Jul 27

Fear Gives Us Useful Information, According to Experts

Fear, like all other emotions, is basically information. It offers us knowledge and understanding—if we choose to accept it—of our psychobiological status. Karl Albrecht, PhD, Psychology Today

Albrecht also points out that all our fears fall into five basic categories. Click on the link above for details.

  1. Extinction—the fear of annihilation, of ceasing to exist.
  2. Mutilation—the fear of losing any part of our precious bodily structure; the thought of having our body’s boundaries invaded, or of losing the integrity of any organ, body part, or natural function.
  3. Loss of Autonomy—the fear of being immobilized, paralyzed, restricted, enveloped, overwhelmed, entrapped, imprisoned, smothered, or otherwise controlled by circumstances beyond our control.
  4. Separation—the fear of abandonment, rejection, and loss of connectedness; of becoming a non-person—not wanted, respected, or valued by anyone else.
  5. Ego-death—the fear of humiliation, shame, or any other mechanism of profound self-disapproval that threatens the loss of integrity of the Self; the fear of the shattering or disintegration of one’s constructed sense of lovability, capability, and worthiness.

He makes the distinction between survival-value fears and learned fears. The former need to be heeded in order to stay as safe as we can possibly be.

Gavin de Becker, an expert on both fear and the psychology of danger and author of The Gift of Fear and Other Survival Signals that Protect Us From Violence (1997), teaches awareness of “pre-incident indicators (PINS) of violence.”

A key survival skill is the use of our intuition when frightened:

Every day, people engaged in the clever defiance of their own intuition become, in mid-thought, victims of violence and accidents. So when we wonder why we are victims so often, the answer is clear: It is because we are so good at it. A woman could offer no greater cooperation to her soon-to-be attacker than to spend her time telling herself, ‘But he seems like such a nice man.’ Yet this is exactly what many people do. A woman is waiting for an elevator, and when the doors open she sees a man inside who causes her apprehension. Since she is not usually afraid, it may be the late hour, his size, the way he looks at her, the rate of attacks in the neighborhood, an article she read a year ago—it doesn’t matter why. The point is, she gets a feeling of fear. How does she respond to nature’s strongest survival signal? She suppresses it, telling herself: ‘I’m not going to live like that, I’m not going to insult this guy by letting the door close in his face.’ When the fear doesn’t go away, she tells herself not to be so silly, and she gets into the elevator. Now, which is sillier: waiting a moment for the next elevator, or getting into a soundproofed steel chamber with a stranger she is afraid of?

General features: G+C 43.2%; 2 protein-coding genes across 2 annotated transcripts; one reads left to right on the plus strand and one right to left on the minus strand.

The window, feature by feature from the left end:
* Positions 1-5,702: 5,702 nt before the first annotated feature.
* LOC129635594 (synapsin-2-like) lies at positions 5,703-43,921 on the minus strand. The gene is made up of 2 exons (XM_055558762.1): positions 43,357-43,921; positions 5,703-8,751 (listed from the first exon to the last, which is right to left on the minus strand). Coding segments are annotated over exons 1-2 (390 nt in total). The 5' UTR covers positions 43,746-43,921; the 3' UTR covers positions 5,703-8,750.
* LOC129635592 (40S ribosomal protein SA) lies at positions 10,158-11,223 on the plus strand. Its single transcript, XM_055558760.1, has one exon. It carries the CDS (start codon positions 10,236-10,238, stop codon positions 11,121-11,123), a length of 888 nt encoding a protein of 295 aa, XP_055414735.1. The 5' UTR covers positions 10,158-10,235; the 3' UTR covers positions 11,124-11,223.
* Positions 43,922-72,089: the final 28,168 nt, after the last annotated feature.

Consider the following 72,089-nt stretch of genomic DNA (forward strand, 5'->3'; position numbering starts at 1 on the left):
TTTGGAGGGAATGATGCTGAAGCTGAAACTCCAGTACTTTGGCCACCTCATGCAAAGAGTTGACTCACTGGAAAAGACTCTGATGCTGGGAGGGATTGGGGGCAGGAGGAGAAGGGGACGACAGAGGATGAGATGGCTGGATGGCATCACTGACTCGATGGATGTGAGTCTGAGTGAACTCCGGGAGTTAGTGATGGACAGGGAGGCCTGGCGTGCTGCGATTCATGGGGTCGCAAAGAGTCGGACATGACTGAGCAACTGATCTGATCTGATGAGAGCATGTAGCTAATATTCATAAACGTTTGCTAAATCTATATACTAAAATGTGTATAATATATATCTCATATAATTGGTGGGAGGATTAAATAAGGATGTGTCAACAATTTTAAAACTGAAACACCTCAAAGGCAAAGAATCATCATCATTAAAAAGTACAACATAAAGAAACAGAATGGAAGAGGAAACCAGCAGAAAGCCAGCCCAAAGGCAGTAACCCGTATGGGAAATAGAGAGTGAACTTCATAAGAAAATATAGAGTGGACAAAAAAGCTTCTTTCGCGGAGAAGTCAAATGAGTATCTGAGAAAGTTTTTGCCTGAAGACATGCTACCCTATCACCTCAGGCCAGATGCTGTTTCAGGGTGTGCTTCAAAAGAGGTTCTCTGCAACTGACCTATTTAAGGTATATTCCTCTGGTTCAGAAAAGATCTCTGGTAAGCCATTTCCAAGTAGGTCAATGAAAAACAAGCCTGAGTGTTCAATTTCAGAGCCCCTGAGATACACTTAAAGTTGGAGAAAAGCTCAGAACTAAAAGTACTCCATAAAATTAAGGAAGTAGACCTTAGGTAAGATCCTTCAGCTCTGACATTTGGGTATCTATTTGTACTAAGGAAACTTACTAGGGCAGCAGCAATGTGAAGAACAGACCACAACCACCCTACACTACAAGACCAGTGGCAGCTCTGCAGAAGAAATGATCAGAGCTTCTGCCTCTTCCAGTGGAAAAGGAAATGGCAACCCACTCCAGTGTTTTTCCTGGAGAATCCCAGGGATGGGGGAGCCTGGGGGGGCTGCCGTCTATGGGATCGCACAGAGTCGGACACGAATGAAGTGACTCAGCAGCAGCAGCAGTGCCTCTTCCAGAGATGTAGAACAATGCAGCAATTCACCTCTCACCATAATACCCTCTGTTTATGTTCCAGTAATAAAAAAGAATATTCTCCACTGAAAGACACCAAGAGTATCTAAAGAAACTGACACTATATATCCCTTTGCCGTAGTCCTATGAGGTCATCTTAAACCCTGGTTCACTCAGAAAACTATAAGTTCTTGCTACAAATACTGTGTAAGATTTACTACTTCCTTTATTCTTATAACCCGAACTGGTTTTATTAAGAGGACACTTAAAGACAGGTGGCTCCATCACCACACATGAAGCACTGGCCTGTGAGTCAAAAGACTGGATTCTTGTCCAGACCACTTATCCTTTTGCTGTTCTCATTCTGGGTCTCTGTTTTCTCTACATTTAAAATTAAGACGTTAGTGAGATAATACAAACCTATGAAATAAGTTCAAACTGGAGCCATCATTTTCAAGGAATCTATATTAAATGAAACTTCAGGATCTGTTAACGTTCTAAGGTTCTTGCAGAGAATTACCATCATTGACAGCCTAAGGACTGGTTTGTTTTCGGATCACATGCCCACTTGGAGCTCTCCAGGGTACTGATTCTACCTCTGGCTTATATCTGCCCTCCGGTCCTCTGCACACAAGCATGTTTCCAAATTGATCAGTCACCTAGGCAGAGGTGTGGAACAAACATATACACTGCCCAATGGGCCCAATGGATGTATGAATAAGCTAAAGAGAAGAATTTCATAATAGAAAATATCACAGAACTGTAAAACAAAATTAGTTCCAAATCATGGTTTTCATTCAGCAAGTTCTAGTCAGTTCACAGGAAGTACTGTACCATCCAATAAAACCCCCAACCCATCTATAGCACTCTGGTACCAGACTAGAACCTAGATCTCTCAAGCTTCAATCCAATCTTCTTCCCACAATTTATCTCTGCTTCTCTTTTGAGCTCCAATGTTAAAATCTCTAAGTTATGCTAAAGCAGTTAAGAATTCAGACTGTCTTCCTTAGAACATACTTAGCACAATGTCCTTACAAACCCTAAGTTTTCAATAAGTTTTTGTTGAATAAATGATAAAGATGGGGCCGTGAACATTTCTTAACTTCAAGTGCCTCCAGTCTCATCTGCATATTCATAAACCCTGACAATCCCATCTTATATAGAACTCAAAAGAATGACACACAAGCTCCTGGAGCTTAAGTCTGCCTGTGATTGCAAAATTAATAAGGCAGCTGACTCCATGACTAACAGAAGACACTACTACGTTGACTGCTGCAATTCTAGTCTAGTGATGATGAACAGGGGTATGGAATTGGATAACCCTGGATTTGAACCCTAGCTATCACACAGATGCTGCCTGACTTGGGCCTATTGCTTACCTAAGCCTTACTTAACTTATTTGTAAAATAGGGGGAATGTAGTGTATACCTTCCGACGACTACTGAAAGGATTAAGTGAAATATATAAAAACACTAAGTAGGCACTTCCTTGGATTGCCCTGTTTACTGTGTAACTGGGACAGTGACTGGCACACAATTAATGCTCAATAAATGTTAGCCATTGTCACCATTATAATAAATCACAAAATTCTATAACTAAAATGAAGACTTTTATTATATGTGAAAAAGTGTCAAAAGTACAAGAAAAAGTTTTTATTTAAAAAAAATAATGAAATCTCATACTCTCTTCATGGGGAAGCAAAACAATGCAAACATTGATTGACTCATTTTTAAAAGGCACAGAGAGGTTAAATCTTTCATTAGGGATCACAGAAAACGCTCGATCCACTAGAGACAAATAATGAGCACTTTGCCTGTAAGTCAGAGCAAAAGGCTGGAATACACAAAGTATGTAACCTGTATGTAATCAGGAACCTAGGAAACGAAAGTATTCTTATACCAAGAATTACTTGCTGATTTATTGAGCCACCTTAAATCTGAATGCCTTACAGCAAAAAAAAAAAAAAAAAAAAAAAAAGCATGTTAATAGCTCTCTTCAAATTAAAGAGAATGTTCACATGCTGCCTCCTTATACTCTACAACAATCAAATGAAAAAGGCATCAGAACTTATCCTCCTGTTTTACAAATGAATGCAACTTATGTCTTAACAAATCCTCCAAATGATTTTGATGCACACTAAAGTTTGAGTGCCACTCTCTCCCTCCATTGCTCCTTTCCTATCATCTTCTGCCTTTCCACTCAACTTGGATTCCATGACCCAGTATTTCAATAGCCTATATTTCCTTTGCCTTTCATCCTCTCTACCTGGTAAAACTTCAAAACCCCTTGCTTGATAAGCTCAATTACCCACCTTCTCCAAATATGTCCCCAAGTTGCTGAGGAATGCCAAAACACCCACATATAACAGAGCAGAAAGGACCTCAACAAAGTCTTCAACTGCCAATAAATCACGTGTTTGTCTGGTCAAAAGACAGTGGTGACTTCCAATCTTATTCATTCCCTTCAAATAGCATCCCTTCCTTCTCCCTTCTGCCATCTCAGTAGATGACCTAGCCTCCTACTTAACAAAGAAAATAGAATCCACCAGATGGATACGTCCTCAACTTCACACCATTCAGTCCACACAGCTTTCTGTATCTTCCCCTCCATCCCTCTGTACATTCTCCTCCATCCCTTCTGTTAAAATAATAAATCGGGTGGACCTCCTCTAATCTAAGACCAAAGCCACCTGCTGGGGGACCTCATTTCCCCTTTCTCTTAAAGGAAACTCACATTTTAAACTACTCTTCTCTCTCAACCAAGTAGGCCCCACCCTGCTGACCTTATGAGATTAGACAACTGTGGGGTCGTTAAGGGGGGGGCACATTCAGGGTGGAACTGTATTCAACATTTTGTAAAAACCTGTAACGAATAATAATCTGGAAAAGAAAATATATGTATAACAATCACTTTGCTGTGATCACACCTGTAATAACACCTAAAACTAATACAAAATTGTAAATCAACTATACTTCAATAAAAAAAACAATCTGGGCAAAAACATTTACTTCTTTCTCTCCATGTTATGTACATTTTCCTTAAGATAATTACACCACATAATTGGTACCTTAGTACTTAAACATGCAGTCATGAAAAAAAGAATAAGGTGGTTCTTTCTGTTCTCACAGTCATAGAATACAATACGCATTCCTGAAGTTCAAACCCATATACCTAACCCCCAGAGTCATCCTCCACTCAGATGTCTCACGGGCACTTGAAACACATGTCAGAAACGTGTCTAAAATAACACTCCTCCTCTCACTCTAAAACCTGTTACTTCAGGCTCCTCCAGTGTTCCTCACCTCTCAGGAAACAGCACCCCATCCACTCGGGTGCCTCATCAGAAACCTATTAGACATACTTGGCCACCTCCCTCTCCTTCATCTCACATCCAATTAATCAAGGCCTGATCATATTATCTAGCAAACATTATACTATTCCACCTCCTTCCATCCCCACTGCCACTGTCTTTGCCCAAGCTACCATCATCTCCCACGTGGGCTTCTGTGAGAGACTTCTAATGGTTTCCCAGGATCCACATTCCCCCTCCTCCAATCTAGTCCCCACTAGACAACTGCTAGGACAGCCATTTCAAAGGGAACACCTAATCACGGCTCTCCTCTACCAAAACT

Practice respecting one’s intuition, he says, not more denial, which he describes as “a save-now-pay-later scheme, a contract written entirely in small print, for in the long run, the denying person knows the truth on some level, and it causes a constant low-grade anxiety. Millions of people suffer that anxiety, and denial keeps them from taking action that could reduce the risks (and the worry).”

May 11

“The Upside of Stress”: It’s Actually Not All Bad All the Time

You may have already seen her 2013 TED talk on this subject, but now Kelly McGonigal‘s book The Upside of Stress is out.

The TED Talk:

A few selected quotes from the Talk:

[If the research is true] that would make believing stress is bad for you the 15th largest cause of death in the United States last year, killing more people than skin cancer, HIV/AIDS and homicide.

So my goal as a health psychologist has changed. I no longer want to get rid of your stress. I want to make you better at stress.

Now I wouldn’t necessarily ask for more stressful experiences in my life, but this science has given me a whole new appreciation for stress. Stress gives us access to our hearts. The compassionate heart that finds joy and meaning in connecting with others, and yes, your pounding physical heart, working so hard to give you strength and energy. And when you choose to view stress in this way, you’re not just getting better at stress, you’re actually making a pretty profound statement. You’re saying that you can trust yourself to handle life’s challenges. And you’re remembering that you don’t have to face them alone.

Erin Enders, Bustle, lists the seven ways “embracing stress can make you happier and healthier,” per McGonigal. (Click on the link for details.)

  1. You’ll find the strength to pursue your goals.
  2. You’ll grow as a person.
  3. You’ll learn how to thrive in difficult situations.
  4. You’ll be able to transform a threat into a challenge.
  5. You’ll have more emotional support.
  6. You’ll be a stronger person.